By Ilan Fuchs, Ph.D.
Faculty Member, Legal Studies
The past few days have seen a renewal of the violence that had been brewing for a month and finally boiled over with clashes in Jerusalem at the culmination of the Muslim month of Ramadan. Overnight on Wednesday several hundred missiles were launched from the Hamas-controlled Gaza Strip into Israel. The Israeli army retaliated by launching air strikes at various targets in Gaza.
What Brought This Newest Cycle of Violence?
Historical events have triggers and causes. As I like to explain it to my undergraduate students, triggers are like the straw that broke the camel’s back. It was the final push that had a direct effect, but it could only occur after a complex process took place creating that weight on the camel’s back. In this case, there is so much background.
The root causes of the Arab-Israeli conflict are complex as we discuss in our course, IRLS463 Arab-Israeli Conflict: Contemporary Politics & Diplomacy at AMU.
In the specific current flashpoint, the trigger was the clashes between the Israeli police and Palestinians in East Jerusalem around the Al-Aqsa Mosque. Tension was rising for the past month in Jerusalem when social media videos began showing Palestinian youths attacking Orthodox Jews in the areas where East and West Jerusalem meet.
When the Israeli police increased its presence, tensions in the area rose further coinciding with Ramadan. Last Friday, the last Friday of Ramadan, saw tens of thousands of men coming to pray in Al-Aqsa who were prompted to protect the site from the Israeli police. The clashes erupted quickly and the crowd, mainly young men throwing rocks and bottles, clashed with the police. The policy fired back with concussion grenades and the videos were broadcasted all over the region.
The Effects of the Clash on Palestinian and Israeli Politics
This was the trigger but the cause has to do with the Palestinian elections. The Palestinian Authority was scheduled to conduct elections for the Palestinian Parliament for the first time since 2006 on May 22.
Mahmud Abbas decided to postpone the elections indefinitely since he rightfully suspected Hamas would win and he would lose control over the West Bank. The attacks show two things: One, dissatisfaction with the decision to postpone the elections and, two, that the leadership in the West Bank is weak and control should move to Gaza and Hamas.
The clashes also have some significant potential effects on Israeli politics. The rightwing parties that are essential for a government without Benjamin Netanyahu will have a hard time in the coming few weeks.
Can Naftali Bennet and his Yamina party and Gideon Sa’ar and his Tikvah Chadasha join a coalition with the left after this week? Possibly, but I would not bet on it. Their constituencies would have a hard time doing so. Avigdor Liberman, leader of rightist Yisrael Beiteinu party and former foreign minister, could pull that off since his base votes squarely for him as the embodiment of the party. But at the same time he would push for more aggressive moves vis-à-vis Hamas. So how long would that coalition survive?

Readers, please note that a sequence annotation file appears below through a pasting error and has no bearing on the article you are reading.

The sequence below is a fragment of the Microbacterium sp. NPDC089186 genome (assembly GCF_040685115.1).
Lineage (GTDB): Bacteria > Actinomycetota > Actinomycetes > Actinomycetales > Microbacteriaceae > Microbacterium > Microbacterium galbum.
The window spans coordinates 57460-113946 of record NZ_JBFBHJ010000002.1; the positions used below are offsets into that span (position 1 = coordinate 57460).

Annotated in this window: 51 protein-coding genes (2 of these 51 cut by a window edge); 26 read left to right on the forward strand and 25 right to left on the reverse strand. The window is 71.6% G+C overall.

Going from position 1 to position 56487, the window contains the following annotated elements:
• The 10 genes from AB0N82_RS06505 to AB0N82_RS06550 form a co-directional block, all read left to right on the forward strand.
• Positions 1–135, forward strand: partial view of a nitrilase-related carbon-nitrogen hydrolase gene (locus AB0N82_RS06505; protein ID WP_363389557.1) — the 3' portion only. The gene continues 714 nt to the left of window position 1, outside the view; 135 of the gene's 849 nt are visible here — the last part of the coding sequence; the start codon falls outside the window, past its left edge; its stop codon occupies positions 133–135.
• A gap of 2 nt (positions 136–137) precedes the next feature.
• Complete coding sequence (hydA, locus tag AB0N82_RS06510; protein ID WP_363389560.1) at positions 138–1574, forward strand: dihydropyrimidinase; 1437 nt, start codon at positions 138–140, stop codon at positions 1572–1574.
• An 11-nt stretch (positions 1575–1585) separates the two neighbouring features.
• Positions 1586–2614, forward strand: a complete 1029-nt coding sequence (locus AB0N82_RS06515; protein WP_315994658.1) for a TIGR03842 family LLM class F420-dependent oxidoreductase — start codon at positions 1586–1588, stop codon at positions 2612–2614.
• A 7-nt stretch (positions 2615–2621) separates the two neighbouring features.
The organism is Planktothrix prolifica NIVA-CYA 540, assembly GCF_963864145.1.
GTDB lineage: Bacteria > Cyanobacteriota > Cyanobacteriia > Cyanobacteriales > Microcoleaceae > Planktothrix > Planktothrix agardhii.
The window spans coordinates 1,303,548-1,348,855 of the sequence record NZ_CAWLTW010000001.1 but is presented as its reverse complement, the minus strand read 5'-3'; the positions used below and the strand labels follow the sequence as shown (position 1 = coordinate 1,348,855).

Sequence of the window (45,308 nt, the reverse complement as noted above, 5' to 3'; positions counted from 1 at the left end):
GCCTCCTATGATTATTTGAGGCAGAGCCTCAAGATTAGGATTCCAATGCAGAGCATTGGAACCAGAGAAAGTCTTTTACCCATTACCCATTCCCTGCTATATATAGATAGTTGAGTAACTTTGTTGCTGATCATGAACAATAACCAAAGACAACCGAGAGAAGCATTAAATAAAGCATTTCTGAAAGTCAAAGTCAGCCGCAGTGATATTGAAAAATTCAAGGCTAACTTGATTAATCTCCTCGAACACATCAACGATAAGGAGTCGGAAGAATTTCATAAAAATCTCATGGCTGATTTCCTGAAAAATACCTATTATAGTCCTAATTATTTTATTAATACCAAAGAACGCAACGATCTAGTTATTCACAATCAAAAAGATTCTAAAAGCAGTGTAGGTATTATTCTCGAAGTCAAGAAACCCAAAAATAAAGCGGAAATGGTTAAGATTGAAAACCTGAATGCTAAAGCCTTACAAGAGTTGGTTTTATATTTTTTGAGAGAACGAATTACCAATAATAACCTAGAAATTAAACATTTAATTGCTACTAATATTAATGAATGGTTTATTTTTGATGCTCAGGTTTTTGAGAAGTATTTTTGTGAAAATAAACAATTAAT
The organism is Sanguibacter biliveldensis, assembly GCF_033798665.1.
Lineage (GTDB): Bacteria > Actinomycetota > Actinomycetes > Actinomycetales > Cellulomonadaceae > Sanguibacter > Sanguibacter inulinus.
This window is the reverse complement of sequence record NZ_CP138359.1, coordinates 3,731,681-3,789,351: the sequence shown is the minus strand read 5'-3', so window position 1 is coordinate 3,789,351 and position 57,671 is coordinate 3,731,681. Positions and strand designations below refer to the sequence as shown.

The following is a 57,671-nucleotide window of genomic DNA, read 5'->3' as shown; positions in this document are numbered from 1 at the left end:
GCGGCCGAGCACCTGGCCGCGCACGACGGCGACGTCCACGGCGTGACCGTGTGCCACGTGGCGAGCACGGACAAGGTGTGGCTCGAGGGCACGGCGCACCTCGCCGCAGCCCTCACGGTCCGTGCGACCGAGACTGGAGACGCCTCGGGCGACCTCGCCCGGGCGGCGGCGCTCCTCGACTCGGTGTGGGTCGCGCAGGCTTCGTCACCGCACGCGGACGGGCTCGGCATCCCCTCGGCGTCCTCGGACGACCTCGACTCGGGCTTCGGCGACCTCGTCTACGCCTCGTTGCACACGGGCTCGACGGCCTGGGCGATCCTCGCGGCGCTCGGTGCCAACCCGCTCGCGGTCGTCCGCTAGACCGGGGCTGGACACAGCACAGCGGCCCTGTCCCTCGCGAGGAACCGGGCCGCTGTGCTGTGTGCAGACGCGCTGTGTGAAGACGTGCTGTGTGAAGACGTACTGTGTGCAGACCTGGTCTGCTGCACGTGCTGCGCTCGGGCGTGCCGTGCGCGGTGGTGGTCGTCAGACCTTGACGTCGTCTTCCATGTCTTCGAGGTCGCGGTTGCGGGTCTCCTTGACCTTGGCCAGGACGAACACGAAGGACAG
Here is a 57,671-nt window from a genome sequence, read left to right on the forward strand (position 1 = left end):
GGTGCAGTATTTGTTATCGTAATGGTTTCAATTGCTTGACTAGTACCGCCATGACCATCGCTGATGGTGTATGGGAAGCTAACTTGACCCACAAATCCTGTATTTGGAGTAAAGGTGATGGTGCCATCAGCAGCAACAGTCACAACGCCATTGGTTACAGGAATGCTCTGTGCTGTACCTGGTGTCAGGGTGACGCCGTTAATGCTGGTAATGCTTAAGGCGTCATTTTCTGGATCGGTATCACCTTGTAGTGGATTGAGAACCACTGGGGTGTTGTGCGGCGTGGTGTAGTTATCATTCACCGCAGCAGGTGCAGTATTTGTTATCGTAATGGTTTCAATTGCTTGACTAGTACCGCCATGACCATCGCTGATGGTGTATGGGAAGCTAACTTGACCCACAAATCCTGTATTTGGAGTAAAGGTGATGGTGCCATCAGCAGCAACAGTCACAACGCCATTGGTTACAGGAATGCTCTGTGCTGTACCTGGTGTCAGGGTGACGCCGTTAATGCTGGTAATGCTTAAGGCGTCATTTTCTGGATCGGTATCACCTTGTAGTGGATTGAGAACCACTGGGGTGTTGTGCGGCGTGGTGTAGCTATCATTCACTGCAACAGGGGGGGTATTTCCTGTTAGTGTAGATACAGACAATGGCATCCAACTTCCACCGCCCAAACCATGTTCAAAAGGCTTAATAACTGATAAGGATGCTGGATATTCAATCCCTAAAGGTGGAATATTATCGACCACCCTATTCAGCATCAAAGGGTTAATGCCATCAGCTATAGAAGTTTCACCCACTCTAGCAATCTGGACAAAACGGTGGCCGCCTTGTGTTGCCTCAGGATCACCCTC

It is worthwhile remembering that this is not the first clash between Hamas and Israel. They fought several times in 2005, when Israel left the Gaza Strip and destroyed all the Israeli settlements in the area. This unilateral move was criticized at the time as a tactic that will lead to attacks on Israeli cities; and 15 years after the fact it seems it was indeed a bad move. This latest clash will most likely simply end with another hiatus for a few years just like the last clash in 2016.
The Real Game Changer Here Is Not in Gaza but in Israel Itself
The real game changer here is not in Gaza but in Israel itself. Israel has a population of 1.9 million Arab citizens. They constitute almost 21% of the population and their relationship with the Jewish majority has always been complicated. In the recent past there were many signs of the integration of Arab youth into Israeli society.
Arab students in Israeli universities and their high rate of participation in the Israeli economy and in the medical fields, which was highly felt during the Covid-19 crisis, brought about a clear sense of change when it came to the role of the Arab population in Israel.
Last month saw this process culminate when an Arab party, “The Joint Arab Party,” an Islamist party with a clear ideological nexus with the Muslim Brotherhood, decided it would be willing for the first time to join a coalition government in Israel. The party and its leader, Mansur Abbas, met with representatives from Likud and Lapid and with Bennett. It seemed as if we were on a threshold of significant change in Israel.
This process was scaled back, perhaps for decades, after the past few days when Arab youths attacked Jewish citizens mainly in cities that have both Jewish and Arab neighborhoods such as Lod, Acre, Haifa, Ramallah and Jaffa. Mobs of predominantly young Arab men threw stones at cars driven by Jews, burned Jewish-owned businesses, cars and synagogues and clashed with police.
The very fragile fabric of Arab-Jewish relations in Israel has suffered a serious blow and it is more than likely the results will be serious. First and foremost, it seems that Jews might begin boycotting Arab owned businesses and the chance an Arab party finally joining an Israeli coalition government seems now highly unlikely.
This is simply another flashpoint in the long history of the Palestinian-Israeli conflict and there is no reason to think it will bring about a fundamental change in the region. Most likely it will change the dynamic of the Jewish-Arab relations in Israel itself and considerably slow the process of change that has been taking place.